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Travelling Chronicles: News and Newspapers from the Early Modern Period to the Eighteenth Century

Travelling Chronicles: News and Newspapers from the Early Modern Period to the Eighteenth Century

Siv Gøril Brandtzæg
Paul Goring
Christine Watson
Series edited by Andrew Pettegree
Volume: 66
Copyright Date: 2018
Published by: Brill
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  • Book Info
    Travelling Chronicles: News and Newspapers from the Early Modern Period to the Eighteenth Century
    Book Description:

    Travelling Chronicles presents fourteen episodes in the history of news and newspapers, from the early modern period to the eighteenth century, written by some of the leading scholars in the rapidly developing fields of news studies.

    eISBN: 978-90-04-36287-1
    Subjects: History

Table of Contents

  1. Acknowledgements
    (pp. IX-X)
    Siv Gøril Brandtzag, Paul Goring and Christine Watson
  2. PART 1: Introduction

    • A Network of Networks: Spreading the News in an Expanding World of Information
      (pp. 3-24)
      Paul Goring

      News has become such a familiar and everyday element of modern societies that the complexity of the systems which lie behind news and which produce it rarely attract more than passing reflection. News is experienced literally every day; it has become ‘the news’ – the phenomenon has become a definitive presence and normalised as a basic fact of existence. The forms through which we consume the news may change, and we quickly adjust to the periodical and ongoing alterations in the ways in which news is mediated: the Nine O’Clock News becomes the Ten O’Clock News, newspaper titles come and...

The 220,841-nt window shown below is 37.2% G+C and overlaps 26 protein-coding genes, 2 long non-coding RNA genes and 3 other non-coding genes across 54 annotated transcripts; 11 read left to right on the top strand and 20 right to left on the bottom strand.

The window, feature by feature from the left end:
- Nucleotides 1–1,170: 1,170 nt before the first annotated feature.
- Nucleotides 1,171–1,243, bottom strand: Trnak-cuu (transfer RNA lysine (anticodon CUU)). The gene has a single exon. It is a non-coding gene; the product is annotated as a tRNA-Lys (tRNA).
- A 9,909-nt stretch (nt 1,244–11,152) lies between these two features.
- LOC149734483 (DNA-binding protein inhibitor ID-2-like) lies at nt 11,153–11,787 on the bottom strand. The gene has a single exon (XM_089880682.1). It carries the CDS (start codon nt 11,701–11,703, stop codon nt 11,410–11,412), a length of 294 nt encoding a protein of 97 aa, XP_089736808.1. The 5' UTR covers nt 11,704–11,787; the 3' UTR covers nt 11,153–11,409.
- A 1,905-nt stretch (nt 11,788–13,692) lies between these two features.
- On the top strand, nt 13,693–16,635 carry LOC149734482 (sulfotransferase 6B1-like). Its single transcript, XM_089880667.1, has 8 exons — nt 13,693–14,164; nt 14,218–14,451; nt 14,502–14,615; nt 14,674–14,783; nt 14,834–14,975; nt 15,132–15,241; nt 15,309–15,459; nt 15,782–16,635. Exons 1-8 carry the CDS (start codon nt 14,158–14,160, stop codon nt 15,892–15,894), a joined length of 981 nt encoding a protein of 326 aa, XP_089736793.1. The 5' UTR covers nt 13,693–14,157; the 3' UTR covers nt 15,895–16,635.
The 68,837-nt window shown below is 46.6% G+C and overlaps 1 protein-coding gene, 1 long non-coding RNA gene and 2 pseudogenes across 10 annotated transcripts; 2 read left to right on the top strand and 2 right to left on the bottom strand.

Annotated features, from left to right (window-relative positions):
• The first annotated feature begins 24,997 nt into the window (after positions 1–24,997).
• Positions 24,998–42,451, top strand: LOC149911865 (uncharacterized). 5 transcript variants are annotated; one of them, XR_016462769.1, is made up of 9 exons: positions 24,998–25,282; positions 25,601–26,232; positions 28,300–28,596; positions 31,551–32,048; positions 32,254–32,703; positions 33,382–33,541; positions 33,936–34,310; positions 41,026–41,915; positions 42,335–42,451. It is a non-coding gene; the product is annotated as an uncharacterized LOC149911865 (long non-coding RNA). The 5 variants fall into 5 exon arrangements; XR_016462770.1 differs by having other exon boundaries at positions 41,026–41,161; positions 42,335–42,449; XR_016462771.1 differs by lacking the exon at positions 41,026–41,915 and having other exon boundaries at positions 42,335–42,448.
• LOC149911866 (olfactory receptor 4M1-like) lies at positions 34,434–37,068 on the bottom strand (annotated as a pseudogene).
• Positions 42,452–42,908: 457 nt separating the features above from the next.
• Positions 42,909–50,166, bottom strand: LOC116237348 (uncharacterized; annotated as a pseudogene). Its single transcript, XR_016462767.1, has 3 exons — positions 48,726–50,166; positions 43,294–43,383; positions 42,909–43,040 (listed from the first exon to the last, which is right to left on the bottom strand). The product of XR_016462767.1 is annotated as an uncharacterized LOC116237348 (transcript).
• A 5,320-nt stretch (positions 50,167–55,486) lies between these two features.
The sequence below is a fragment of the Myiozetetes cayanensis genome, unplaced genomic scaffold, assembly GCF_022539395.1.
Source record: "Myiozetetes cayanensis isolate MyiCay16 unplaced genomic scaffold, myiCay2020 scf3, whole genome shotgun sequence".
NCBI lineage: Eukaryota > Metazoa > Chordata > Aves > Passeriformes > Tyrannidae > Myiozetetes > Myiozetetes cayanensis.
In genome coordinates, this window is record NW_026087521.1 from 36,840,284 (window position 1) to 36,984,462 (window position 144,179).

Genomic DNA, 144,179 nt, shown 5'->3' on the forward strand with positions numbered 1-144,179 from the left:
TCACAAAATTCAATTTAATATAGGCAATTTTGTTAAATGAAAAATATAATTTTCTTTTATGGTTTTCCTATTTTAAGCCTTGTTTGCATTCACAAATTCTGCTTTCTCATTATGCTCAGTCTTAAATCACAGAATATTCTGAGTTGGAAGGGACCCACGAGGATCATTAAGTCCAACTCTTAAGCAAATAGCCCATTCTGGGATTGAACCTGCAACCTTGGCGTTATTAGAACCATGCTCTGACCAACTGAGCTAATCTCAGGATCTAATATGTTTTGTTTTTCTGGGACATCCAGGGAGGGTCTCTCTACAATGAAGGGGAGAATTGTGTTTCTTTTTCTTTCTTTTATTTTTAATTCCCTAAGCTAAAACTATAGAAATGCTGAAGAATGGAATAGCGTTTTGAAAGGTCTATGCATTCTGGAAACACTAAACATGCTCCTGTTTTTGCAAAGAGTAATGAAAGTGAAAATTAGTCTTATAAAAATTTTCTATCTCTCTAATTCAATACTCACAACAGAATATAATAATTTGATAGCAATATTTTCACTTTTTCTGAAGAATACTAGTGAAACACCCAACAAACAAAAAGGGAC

3. PART 2: Exordium

    • CHAPTER 1 Truth and Trust and the Eighteenth-Century Anglophone Newspaper
      (pp. 27-48)
      William B. Warner

      Newspapers carry accounts of events that have happened, but which are not yet known to the reader. How did the early readers of the newspaper come to trust these accounts as true? We can open some of the complexity of that question by noting that there are at least five constituents for the news: novelty, mediation, spatial transport, temporal lag, and truthfulness. News draws on two senses of novelty. News is novel because it is newly known. Although it can include the banal, the routine and the everyday, the most compelling news is ‘novel’ in another sense: rare, surprising and...

  4. PART 3: Archival Limits

    • CHAPTER 2 Searching for Dr. Johnson: The Digitisation of the Burney Newspaper Collection
      (pp. 51-71)
      Andrew Prescott

      As you enter the Rare Books and Music Reading Room of the British Library, the bookshelves on your left-hand side are full of boxes of microfilm which few readers ever touch. These are the microfilms of the Burney Collection of newspapers which twenty five years ago were one of the most frequently used microfilm sets in the British Library. The microfilms are no longer much used because of the release in late 2007 by Gale Cengage Learning in partnership with the British Library of a searchable database of the Burney Newspapers which provides more convenient access to the collection both...